One of the central design features of my little layout design was to ensure a “bowl effect”. Basically that means that taller buildings are in the back and on the sides, and flatter/shorter industries—like Hermitage Coal—are in the middle. So the layout should look a little bit like a bowl, or like you are reaching into a bowl when operating it. That concept keeps big things out of the middle of the layout where operators are leaning in to work.

Last winter, in an effort to maximize space on the little layout, I dismantled Hermitage Coal and tried it in different places on the layout. Having Hermitage Coal in the middle of the layout maximized the bowl effect, so I was wary of moving it. Nevertheless I did mock up Hermitage Coal in a few other places to really see if it worked better elsewhere. It didn’t, but here are photos from the mock-up sessions so you can come to your own conclusion.

First, below, here is Hermitage Coal at the far left end of the layout. There wasn’t much good about this option. There was still room for two cars but just barely. It also generated a backdrop problem, in other words now I have to decorate the backdrop on the left side of the layout. Additionally, what would I put in the original Hermitage Coal Co. place? Ultimately I rejected this plan because there wasn’t much room for freight cars.

Next I mocked up the coal company on the far right side of the layout. I had the same problem as on the left side—there was barely room for two cars, plus I had a backdrop problem again. In addition a low-height shipper here reveals the ugliness of the entrance to staging. That’s a no.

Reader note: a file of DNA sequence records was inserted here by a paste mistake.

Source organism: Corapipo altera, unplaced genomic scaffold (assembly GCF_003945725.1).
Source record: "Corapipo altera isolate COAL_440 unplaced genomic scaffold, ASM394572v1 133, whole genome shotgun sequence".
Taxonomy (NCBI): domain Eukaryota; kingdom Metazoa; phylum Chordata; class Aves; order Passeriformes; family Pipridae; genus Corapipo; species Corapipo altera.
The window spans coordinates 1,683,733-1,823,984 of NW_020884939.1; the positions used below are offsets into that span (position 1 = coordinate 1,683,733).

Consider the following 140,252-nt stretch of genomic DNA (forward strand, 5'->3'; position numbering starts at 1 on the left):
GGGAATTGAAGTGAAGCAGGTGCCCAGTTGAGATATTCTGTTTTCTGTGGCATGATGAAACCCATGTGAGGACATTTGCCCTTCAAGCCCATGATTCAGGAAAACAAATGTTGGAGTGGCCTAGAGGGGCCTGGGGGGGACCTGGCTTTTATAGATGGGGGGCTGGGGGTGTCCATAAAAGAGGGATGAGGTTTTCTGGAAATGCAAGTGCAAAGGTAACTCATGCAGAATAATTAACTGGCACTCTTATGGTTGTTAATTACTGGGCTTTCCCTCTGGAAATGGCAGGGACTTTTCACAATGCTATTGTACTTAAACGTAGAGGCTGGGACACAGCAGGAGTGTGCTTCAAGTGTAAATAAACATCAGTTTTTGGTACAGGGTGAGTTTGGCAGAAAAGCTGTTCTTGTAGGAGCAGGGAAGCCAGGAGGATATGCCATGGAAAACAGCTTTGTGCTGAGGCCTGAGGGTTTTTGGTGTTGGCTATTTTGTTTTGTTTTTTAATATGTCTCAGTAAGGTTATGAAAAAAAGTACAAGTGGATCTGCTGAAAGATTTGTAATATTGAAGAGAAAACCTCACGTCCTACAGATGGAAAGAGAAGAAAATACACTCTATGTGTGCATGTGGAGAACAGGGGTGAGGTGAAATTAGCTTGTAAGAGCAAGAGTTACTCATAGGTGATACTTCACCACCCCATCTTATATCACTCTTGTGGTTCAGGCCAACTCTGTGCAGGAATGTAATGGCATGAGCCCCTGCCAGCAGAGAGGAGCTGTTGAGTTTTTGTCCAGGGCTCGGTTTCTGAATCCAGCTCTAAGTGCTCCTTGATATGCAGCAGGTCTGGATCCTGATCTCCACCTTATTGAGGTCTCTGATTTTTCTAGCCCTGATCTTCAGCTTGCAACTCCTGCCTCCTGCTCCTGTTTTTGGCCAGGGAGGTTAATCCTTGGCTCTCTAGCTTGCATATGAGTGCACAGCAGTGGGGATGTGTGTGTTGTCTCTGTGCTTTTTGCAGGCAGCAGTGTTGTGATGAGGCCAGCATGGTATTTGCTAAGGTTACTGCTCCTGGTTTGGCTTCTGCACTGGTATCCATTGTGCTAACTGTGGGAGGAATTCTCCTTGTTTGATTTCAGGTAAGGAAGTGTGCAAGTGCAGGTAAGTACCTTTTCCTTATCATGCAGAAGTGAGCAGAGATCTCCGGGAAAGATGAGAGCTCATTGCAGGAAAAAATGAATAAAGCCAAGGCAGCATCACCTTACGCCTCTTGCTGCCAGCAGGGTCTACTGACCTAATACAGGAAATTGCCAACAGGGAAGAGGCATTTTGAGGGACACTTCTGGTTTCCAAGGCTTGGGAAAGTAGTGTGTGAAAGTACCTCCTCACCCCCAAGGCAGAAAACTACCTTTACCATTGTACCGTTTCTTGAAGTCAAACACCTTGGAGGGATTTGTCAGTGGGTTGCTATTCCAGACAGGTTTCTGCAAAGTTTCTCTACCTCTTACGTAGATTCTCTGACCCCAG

Last, I mocked up the coal company in the center of the layout, but on the other side of Hermitage Road. I liked the shape of the fenceline and how it followed the track on every side. Now that’s cool. The problem, once again, is there were just enough room for two 35-foot hopper cars and no room for trucks, a garage, or anything else inside the property.

The fence I’m using is made by Tichy. I originally made my own fence because I thought an uneven look would look best, but it looked terrible. Below, I painted the Tichy fence with a combination of Tamiya browns and then stained it with a black paint-and-thinner wash.

Here’s the coal company back at the original location. I will truncate the track a little but to fit the Southern Fuel & Oil Co. behind. Even with a few inches of track cut off I can easily fit three hoppers in the yard.

I’ll finish the coal yard and pot more soon. Meanwhile I’m working hard on the traverse table and also finishing up some freight car projects from August and September.

Here are two of the cars ready for the layout. The model below is a Kadee car that I sandblasted and repainted with the new Resin Car Works mini-kit. The trucks are Tahoe Model Works double-truss with semi-scale wheelsets. The car would look better with a real coal load.

Also finished was this car, below. This is an old Sunshine Models car that I stripped, rebuilt, and repainted. I used K4 decals. I’ve had trouble with K4 decals in the past but this time I used Walthers Decal Set to get them to settle down and that worked wonders. The paint used was Tru Color Rock Island Freight Car Red.

That’s it for this week. I have four more posts in work–just need time to get them edited and ready for prime time. I pray you all have a good week! – John Golden

5 thoughts on “No. 165: Modeling the Hermitage Coal Company

    • Hi Paul, yes I use regular Elmer’s Glue.  Makes it a little easy to make changes like that, but you have to watch it when laying ballast.  Haven’t heard from you in a bit…how’s everything going??  John G

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  1. John,
    I make coal piles with black latex caulk, then spray 77 and glue coal to that. The materials may not be available where you are, but using the caulk saves using up all the coal.

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  2. Hello, John.
    My wife (and I) enjoyed your coal yard article. Her grandfather owned a coal dealer in Cedartown, GA, served by the SAL. On occasion, they received boxcars with 50 pound bags of coal. It brought back fond memories for her.
    Regards,
    Tom Holley

    Like